@kanzengrammar

Vocabulary, grammar, proverbs with well-written explanations by Romy Ellis, a native Japanese speaker and teacher.

Language Level: Beginner to Advanced

@aki.land.japonesemcores

Such a pretty page to follow. Vocabulary is taught using kana on sticky-notes next to pleasant visuals to really reinforce language learning. I believe the IG user is a native Spanish speaker, so some captions include Spanish, but it shouldn’t hold English speakers back from reading and learning from the content.

Language Level: Beginner

@japanglish616

Simple useful phrases in Japanese with a cute little illustration. This is mostly beginner level content, but you’ll definitely need to know your kana for sure.

Language Level: Beginner to Intermediate

BONUS #11 TO FOLLOW:

@renshuu

Renshuu means practice in Japanese. I meant to include this originally, but I didn’t think they had an IG account. But they do! やーた!!!!Yay!!! I really love the kawaii comic style of learning. Again, having context when learning is such a huge help for me when reinforcing what I’m learning.

Language Level: Beginner to Intermediate

Thanks for reading!

Shiga Shar

If you enjoyed this post or learned something new, please share it on social media and consider donating a few bucks toward my 2017 Goodwill trip to Shiga through PayPal.

ありがとう // Arigatou // Thank you!

LET’S CONNECT AT THESE PLACES TOO  🙂

Instagram

Facebook

Today’s Weather Is… {Japanese Lesson} + Free Worksheet

IMG_5016

This week we’re learning about how to talk about today’s weather in Japanese.

This is the closet door in our dining room, where I’ve set up a little sticky note station for this activity. The kids enjoy fighting over who gets to put up the daily weather sticker each morning. 🙂 And because we live in Michigan, sometimes we get to change this out multiple times a day.

mich weather

 

JAPANESE WEATHER RESOURCES

Here are a few other places to learn weather related Japanese lessons:

My Weather – Japanese Pinterest Board

Japanese Vocabulary – Weather in Japanese – Tenki 天気   (perfect for younger kids)

Waku Waku Japanese – Language Lesson 17: Weather  (older kids, teens, & adults)

Japanese Weather & Word Vocabulary

Japan Meteorological Agency   (Has both English & Japanese)

FREE WORKSHEET

I also made a worksheet for my older kids that I thought I’d share here for those interested. It’s nothing fancy. Just something I whipped up on Canva quick for my older kids. Click The Weather Is… to download the free printable .pdf worksheet.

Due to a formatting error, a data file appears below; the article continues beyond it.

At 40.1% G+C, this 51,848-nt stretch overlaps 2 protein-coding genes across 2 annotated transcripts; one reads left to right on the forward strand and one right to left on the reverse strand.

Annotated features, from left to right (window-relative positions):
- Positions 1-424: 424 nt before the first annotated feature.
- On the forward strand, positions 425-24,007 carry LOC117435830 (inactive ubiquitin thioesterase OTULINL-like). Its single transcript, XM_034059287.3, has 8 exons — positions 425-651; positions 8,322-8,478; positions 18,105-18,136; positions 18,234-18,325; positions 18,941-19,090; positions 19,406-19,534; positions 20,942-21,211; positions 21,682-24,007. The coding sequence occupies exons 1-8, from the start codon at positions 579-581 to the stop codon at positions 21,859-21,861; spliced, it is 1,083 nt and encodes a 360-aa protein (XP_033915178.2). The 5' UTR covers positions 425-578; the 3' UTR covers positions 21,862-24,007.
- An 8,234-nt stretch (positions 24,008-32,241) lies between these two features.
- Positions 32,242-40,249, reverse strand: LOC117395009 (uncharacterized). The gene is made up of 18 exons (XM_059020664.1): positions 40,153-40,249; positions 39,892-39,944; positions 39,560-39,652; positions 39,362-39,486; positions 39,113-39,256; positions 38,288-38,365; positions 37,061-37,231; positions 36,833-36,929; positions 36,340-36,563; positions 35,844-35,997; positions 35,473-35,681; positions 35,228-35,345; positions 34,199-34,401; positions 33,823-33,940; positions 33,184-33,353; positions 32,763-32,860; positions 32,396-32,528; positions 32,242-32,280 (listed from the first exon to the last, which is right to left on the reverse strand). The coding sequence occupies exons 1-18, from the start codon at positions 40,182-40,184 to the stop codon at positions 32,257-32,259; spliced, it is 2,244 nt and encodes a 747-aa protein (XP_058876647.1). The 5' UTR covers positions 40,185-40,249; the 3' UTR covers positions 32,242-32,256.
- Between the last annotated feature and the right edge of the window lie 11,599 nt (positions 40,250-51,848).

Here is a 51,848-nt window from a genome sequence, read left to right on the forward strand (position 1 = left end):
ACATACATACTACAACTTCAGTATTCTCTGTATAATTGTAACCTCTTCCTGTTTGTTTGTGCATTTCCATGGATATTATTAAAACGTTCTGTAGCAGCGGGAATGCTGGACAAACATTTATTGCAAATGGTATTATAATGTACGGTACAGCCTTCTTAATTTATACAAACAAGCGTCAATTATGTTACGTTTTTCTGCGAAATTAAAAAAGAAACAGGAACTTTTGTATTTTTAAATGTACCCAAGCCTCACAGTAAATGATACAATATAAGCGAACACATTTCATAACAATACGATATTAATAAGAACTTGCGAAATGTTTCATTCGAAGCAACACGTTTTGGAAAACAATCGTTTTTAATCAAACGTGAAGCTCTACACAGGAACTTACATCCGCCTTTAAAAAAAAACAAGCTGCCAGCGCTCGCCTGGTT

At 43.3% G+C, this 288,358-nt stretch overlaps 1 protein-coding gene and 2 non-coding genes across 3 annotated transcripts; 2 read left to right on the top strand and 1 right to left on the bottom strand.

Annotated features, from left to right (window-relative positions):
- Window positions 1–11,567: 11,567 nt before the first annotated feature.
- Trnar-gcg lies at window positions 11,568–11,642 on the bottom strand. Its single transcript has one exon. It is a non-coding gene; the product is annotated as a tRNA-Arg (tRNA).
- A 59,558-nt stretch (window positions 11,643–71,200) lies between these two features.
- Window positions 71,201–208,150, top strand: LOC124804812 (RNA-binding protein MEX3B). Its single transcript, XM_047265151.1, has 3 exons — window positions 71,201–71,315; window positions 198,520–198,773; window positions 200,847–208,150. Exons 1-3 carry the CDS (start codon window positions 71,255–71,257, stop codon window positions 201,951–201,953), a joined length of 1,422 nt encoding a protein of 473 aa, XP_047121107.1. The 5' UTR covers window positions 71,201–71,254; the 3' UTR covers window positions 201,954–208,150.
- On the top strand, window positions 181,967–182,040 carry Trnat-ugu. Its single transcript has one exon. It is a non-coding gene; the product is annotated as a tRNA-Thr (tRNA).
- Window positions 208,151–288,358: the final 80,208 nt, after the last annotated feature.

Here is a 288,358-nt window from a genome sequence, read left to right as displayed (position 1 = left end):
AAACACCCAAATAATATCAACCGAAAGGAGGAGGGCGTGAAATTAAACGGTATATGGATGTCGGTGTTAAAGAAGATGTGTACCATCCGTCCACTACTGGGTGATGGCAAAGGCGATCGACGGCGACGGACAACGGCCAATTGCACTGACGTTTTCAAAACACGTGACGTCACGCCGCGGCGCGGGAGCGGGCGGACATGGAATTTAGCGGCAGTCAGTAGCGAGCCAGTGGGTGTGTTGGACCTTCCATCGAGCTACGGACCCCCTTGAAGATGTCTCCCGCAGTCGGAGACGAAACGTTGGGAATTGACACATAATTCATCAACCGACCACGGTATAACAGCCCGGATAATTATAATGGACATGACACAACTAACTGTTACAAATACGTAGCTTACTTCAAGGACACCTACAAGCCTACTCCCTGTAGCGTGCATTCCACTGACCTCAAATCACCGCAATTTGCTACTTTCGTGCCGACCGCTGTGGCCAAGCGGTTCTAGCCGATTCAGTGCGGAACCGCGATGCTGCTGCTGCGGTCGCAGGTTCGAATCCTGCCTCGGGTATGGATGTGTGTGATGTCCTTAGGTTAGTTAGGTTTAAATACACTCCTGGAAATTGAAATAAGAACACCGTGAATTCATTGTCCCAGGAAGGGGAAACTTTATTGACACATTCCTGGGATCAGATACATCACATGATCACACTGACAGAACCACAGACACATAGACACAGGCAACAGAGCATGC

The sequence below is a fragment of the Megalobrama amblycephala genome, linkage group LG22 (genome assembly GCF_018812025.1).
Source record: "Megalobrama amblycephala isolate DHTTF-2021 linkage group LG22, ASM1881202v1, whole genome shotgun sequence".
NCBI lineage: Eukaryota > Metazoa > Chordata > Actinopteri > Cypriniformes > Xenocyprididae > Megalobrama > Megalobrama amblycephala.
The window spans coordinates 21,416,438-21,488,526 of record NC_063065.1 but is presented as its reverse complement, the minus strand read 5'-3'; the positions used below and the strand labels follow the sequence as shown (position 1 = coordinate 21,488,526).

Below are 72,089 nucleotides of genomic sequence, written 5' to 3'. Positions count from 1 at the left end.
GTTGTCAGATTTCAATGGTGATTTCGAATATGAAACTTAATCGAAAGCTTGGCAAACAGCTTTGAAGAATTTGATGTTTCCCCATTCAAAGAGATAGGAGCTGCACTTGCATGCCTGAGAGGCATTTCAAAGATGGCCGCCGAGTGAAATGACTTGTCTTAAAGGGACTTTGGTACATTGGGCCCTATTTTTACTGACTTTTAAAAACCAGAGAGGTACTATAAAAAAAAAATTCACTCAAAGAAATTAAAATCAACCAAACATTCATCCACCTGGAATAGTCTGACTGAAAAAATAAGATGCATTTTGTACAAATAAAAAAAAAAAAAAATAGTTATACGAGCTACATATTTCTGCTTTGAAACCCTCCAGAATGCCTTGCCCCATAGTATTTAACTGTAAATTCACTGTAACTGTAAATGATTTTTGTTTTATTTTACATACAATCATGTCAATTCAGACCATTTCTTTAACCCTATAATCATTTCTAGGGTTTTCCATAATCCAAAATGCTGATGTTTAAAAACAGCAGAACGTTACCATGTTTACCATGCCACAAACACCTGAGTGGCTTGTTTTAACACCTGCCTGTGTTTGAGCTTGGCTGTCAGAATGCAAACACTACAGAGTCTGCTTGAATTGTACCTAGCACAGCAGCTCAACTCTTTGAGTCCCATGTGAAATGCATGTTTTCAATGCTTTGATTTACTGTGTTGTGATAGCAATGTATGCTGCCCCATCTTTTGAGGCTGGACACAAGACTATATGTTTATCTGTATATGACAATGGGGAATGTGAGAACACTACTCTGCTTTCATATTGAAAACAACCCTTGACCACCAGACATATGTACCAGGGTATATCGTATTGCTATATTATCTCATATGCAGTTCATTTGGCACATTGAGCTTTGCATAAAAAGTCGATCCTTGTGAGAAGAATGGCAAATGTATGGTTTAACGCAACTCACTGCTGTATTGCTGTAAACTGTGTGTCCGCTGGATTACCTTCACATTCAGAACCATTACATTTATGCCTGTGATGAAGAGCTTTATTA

The Weather Is...

 

See you later! またね! (matane!)

Shiga Shar

If you enjoyed this post or learned something new, please share it on social media and consider donating a few bucks toward my 2017 Goodwill trip to Shiga through PayPal.

ありがとう // Arigatou // Thank you!

 

LET’S CONNECT THESE PLACES TOO  🙂

Instagram

Facebook

 

APP REVIEW: Hiragana Touch Robo Free

IMG_4974

Hiragana Touch Robo

JAPANESE LANGUAGE SKILL LEVEL REQUIRED: Beginner

AGE: Any Age (family friendly)

COST: Free

(Do be aware that there are ads with free apps, including this one, which may occasionally not be suitable for very young children. We played this several times and did not see any inappropriate ads, though.)

Description From the Developer:

“Hiragana. It’s a Japanese curvy letter. Let’s study these letters with fun! Find a ball with Hiragana shown by Robo. (10 letters in all 46 letters will be on the test) When you correct, Robo’s power reduced. Now the time to beat the Robo!”

Review:

Hiragan Touch Robo is a super simple way to familiarize yourself with the hiragana characters. The only problem I had with this app is that the hiragana characters are difficult to read when they’re bouncing and changing directions. Obviously this is part of the challenge, but young players may struggle to identify the characters when they’re wafting about in strange directions. Overall, it’s an entertaining app, but not one we’ll probably delete after a week when the novelty wears off.

 

IMG_4974        IMG_4969        IMG_4972

 

See you later! またね! (matane!)

Shiga Shar

If you enjoyed this post or learned something new, please share it on social media and consider donating a few bucks toward my 2017 Goodwill trip to Shiga through PayPal.

ありがとう/Arigatou/Thank you!